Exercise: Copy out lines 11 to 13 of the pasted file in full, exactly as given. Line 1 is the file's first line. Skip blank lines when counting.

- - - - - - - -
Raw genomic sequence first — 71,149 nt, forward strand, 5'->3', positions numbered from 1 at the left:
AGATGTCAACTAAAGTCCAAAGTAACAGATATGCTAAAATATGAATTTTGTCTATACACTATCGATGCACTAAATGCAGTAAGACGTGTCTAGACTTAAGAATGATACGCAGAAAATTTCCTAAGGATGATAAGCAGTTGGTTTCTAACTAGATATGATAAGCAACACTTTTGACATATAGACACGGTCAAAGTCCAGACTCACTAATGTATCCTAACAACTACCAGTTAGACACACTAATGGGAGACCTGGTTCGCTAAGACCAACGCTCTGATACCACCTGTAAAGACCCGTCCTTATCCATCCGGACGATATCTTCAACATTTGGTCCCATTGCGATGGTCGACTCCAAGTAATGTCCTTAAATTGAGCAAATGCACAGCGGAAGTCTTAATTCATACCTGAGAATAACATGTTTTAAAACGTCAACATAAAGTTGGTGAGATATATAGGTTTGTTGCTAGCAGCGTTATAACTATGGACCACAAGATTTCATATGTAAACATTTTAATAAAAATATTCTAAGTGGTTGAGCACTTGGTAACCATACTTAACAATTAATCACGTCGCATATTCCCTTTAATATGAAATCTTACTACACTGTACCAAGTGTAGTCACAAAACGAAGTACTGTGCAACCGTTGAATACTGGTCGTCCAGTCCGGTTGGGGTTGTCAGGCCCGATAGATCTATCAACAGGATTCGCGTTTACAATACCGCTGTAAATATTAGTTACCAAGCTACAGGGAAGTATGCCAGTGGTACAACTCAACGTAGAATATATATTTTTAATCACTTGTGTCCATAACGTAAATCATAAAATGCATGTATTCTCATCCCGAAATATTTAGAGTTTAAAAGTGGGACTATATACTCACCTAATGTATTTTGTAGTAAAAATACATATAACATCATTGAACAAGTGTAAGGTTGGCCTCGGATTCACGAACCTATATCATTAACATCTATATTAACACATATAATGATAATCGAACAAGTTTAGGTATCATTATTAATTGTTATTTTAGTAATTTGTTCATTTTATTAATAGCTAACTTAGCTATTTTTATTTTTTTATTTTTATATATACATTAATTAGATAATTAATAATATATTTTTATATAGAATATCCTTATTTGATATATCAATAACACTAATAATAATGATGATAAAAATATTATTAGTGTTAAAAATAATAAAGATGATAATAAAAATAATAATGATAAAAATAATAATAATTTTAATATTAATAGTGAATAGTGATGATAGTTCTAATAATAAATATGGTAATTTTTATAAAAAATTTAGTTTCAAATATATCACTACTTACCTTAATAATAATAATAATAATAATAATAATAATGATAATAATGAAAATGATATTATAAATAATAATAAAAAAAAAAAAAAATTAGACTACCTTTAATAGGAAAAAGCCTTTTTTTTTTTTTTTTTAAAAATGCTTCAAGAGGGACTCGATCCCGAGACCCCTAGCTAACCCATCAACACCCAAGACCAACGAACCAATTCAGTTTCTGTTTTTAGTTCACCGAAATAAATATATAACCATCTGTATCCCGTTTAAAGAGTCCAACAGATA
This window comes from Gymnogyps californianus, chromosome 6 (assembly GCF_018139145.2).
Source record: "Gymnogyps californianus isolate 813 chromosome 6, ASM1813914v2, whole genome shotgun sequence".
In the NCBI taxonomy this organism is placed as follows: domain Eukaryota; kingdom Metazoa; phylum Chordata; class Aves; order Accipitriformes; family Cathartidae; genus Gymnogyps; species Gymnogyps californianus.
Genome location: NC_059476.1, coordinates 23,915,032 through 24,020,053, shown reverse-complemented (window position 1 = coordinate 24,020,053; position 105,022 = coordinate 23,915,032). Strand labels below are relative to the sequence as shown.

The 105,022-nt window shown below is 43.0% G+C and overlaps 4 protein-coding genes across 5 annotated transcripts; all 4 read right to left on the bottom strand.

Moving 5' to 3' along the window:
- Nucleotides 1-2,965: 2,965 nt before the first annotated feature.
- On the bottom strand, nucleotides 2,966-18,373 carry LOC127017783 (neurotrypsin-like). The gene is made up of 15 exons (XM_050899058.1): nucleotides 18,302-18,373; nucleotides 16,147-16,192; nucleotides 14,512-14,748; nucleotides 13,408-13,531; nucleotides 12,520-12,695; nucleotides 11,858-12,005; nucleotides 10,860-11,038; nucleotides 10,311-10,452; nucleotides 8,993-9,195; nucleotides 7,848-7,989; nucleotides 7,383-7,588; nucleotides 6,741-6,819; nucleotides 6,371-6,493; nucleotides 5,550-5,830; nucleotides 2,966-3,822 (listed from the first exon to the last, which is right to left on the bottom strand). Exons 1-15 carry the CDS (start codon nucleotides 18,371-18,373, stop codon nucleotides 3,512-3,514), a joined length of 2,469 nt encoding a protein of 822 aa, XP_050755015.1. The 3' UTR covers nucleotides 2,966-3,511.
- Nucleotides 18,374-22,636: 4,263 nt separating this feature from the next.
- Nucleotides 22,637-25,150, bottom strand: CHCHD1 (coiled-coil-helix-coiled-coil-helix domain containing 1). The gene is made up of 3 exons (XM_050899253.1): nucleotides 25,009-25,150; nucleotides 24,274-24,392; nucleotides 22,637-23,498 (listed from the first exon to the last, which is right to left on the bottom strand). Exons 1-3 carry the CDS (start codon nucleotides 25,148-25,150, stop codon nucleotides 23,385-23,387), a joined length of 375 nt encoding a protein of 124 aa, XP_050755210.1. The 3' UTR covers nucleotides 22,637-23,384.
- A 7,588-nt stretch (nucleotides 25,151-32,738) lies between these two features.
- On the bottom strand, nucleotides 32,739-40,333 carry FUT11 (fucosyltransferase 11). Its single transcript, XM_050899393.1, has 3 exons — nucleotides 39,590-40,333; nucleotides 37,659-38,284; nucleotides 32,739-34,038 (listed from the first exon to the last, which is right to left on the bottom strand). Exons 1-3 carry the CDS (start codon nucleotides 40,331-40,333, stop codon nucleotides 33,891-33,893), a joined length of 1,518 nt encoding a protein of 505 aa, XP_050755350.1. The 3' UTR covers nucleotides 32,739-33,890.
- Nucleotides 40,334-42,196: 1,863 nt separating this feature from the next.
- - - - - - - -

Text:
- Nucleotides 18,374-22,636: 4,263 nt separating this feature from the next.
- Nucleotides 22,637-25,150, bottom strand: CHCHD1 (coiled-coil-helix-coiled-coil-helix domain containing 1). The gene is made up of 3 exons (XM_050899253.1): nucleotides 25,009-25,150; nucleotides 24,274-24,392; nucleotides 22,637-23,498 (listed from the first exon to the last, which is right to left on the bottom strand). Exons 1-3 carry the CDS (start codon nucleotides 25,148-25,150, stop codon nucleotides 23,385-23,387), a joined length of 375 nt encoding a protein of 124 aa, XP_050755210.1. The 3' UTR covers nucleotides 22,637-23,384.
- A 7,588-nt stretch (nucleotides 25,151-32,738) lies between these two features.